Monajatuddin (source: Pabna News)
by Adnan R. Amin for AlalODulal.org
The works of Monajatuddin – the Minstrel Journalist – have had more of a shaping role in contemporary Bangladesh than that of many a politicians, development-pundits, editors or litterateurs. Take for example, the Child Marriage Restraint Act 2014, only recently okayed by the cabinet. It was Monajatuddin’s keen, investigative reporting on child marriage that informed and laid the groundwork for necessary social-debates and policy-making. Continue reading
Soviet troops in the Battle of Stalingrad.
By Shafiqur Rahman for AlalODulal.org
Recently a friend, who is usually the image of equanimity, uncharacteristically expressed shock and disillusionment at the way the social and cultural elite of Dhaka comported themselves in the wake of the Bergmann contempt of court verdict. Continue reading
A rally in Kolkata demanding justice for Korpan Shah. Source: Kolkata Today.
By Pratik Deb for AlalODulal.org
The brutal death of Korpan Shah has raised enough hue and cry amid the media and public, partly because of its viciousness, and mostly because of its alleged perpetrators. Following an alleged theft of cell phone from the hostel of N.R.S. Medical College, Kolkata, the psychologically challenged Mr. Shah was lynched to death, allegedly by the students of premier institution. Continue reading
Ronald Reagan with Mujaheedin leaders in 1985.
By Kabir Suman for AlalODulal.org
In the 80s Kabir Suman was working as a journalist for the Voice of America, under the Reagan administration. This is an inside view from those times as he retraces the genesis of the rise of Taliban. This was written in the wake of the senseless heinous act of Tehreek-e-Taliban Pakistan in Peshawar where they killed innocent school children in an army school. Continue reading
By Kallol Mustafa from Joymoni, Sundarbans
Translated by Tibra Ali for AlalODulal.org
Since the oil spill disaster started in the Sundarbans on the night of the 9th of December many ebbs and flows of the tide have come and gone. The thick and poisonous spilled oil reaches wherever the water reaches during the high tide, via the Shela river (where the disaster originated), Pasur and Baleshwari rivers, and the innumerable canals. Continue reading
Anu Muhammad for Prothom Alo
Translated by Irfan Chowdhury for Alal O Dulal
Whenever we appeal to stop the destructive Rampal project and ORION coal based power plant, to safeguard our great Sundarbans, natural habitat of thousands of lives, whenever we ask to cancel Fulbari open pit project which damages a vast agricultural land and a large civilization, Continue reading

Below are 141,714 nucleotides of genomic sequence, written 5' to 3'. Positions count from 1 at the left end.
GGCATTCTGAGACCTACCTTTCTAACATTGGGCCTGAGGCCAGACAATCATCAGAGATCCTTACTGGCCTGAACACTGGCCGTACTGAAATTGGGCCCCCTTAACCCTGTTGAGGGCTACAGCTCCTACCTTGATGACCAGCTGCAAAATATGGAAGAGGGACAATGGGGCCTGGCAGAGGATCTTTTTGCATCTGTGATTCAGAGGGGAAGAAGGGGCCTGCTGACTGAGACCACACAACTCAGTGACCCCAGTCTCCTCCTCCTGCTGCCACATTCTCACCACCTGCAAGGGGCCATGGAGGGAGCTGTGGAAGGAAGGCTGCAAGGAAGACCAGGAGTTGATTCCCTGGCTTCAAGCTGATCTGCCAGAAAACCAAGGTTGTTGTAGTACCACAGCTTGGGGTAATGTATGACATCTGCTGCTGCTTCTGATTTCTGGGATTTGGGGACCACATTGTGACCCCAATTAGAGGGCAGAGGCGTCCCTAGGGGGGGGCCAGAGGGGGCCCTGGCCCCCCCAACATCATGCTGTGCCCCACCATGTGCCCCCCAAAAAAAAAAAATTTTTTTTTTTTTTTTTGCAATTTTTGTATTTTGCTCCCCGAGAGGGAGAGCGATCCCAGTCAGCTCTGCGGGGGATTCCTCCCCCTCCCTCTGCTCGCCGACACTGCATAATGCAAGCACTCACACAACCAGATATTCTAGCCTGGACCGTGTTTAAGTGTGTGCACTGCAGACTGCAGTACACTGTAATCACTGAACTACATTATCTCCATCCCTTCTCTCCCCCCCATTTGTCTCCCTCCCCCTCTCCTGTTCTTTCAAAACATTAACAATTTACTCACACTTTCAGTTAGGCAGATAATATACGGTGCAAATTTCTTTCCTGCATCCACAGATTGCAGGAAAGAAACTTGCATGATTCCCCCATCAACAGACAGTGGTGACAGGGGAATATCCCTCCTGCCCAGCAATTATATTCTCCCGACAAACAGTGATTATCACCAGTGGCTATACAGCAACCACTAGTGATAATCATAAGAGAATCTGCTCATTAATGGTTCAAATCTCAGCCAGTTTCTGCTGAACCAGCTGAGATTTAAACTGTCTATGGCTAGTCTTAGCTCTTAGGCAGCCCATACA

Tanvir Haider Chaudhury (age 3) with his father Prof. Mufazzal Haider Chaudhury. Source: Tanvir family album, with permission.
A Man of Peace
by Tanvir Haidar Chaudhury
‘He’s a great humanitarian, he’s a great philanthropist
He knows just where to touch you, honey, and how you like to be kissed
He’ll put both his arms around you
You can feel the tender touch of the beast
You know that sometimes Satan comes as a man of peace’ Continue reading
David Bergman. Source: The Independent, U.K.
Freedom and Memory
by Tibra Ali and Zahur Ahmed for AlalODulal.org
We Bangladeshis are not known for holding back our emotions — we tend to use emotional arguments as a recourse in situations where we are unable to win by rational arguments. We were reminded of this recently when the verdict of ‘guilty’ of contempt of court was awarded to David Bergman. Continue reading
Courtesy Naeem Mohaiemen
by Naeem Mohaiemen
When you turn to page 186 of In the Light of What We Know, you encounter an illustration. The novel’s two main characters have by this point discussed many things, and readers may have already been craving visual aids. But this is the first time the text is interrupted by a diagram. You sense, therefore, the arrival of a crucial digression. Continue reading
by Farida Khan for AlalODulal.org
The Tazreen fire and Rana Plaza collapse has made many Western consumers shudder at the thought of their complicity with sub-human conditions in the Third World factories where their clothes are sewn. While consumers are often careful to avoid purchasing soccer balls sewn by child labor Continue reading